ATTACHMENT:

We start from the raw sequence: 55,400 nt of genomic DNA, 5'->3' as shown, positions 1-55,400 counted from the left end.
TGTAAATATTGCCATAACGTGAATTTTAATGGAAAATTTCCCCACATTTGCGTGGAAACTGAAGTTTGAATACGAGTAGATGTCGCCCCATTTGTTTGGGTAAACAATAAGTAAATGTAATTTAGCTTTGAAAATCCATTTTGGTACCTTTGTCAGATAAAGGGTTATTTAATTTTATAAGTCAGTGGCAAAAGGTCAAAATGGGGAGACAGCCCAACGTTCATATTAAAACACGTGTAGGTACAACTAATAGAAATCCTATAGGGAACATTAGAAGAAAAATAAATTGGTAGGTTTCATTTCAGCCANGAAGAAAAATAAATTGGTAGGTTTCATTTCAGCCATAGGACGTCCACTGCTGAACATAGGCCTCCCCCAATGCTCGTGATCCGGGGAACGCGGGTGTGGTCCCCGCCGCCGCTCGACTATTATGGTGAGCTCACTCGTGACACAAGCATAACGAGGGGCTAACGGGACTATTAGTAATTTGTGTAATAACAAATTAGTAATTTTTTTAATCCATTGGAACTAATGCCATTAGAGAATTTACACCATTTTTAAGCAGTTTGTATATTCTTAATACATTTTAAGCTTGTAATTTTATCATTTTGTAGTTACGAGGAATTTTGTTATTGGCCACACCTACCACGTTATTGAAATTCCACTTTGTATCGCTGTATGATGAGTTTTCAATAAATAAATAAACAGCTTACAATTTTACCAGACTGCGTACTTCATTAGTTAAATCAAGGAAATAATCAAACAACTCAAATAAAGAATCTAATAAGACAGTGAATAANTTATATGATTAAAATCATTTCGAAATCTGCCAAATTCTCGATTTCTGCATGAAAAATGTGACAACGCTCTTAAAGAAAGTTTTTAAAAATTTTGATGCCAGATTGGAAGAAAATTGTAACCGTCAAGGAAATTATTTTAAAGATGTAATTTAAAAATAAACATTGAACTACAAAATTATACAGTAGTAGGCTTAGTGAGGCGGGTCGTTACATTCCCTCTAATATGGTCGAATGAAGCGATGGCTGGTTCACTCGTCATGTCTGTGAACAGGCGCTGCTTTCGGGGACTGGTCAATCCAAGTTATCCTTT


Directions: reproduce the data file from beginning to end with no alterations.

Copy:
We start from the raw sequence: 55,400 nt of genomic DNA, 5'->3' as shown, positions 1-55,400 counted from the left end.
TGTAAATATTGCCATAACGTGAATTTTAATGGAAAATTTCCCCACATTTGCGTGGAAACTGAAGTTTGAATACGAGTAGATGTCGCCCCATTTGTTTGGGTAAACAATAAGTAAATGTAATTTAGCTTTGAAAATCCATTTTGGTACCTTTGTCAGATAAAGGGTTATTTAATTTTATAAGTCAGTGGCAAAAGGTCAAAATGGGGAGACAGCCCAACGTTCATATTAAAACACGTGTAGGTACAACTAATAGAAATCCTATAGGGAACATTAGAAGAAAAATAAATTGGTAGGTTTCATTTCAGCCANGAAGAAAAATAAATTGGTAGGTTTCATTTCAGCCATAGGACGTCCACTGCTGAACATAGGCCTCCCCCAATGCTCGTGATCCGGGGAACGCGGGTGTGGTCCCCGCCGCCGCTCGACTATTATGGTGAGCTCACTCGTGACACAAGCATAACGAGGGGCTAACGGGACTATTAGTAATTTGTGTAATAACAAATTAGTAATTTTTTTAATCCATTGGAACTAATGCCATTAGAGAATTTACACCATTTTTAAGCAGTTTGTATATTCTTAATACATTTTAAGCTTGTAATTTTATCATTTTGTAGTTACGAGGAATTTTGTTATTGGCCACACCTACCACGTTATTGAAATTCCACTTTGTATCGCTGTATGATGAGTTTTCAATAAATAAATAAACAGCTTACAATTTTACCAGACTGCGTACTTCATTAGTTAAATCAAGGAAATAATCAAACAACTCAAATAAAGAATCTAATAAGACAGTGAATAANTTATATGATTAAAATCATTTCGAAATCTGCCAAATTCTCGATTTCTGCATGAAAAATGTGACAACGCTCTTAAAGAAAGTTTTTAAAAATTTTGATGCCAGATTGGAAGAAAATTGTAACCGTCAAGGAAATTATTTTAAAGATGTAATTTAAAAATAAACATTGAACTACAAAATTATACAGTAGTAGGCTTAGTGAGGCGGGTCGTTACATTCCCTCTAATATGGTCGAATGAAGCGATGGCTGGTTCACTCGTCATGTCTGTGAACAGGCGCTGCTTTCGGGGACTGGTCAATCCAAGTTATCCTTT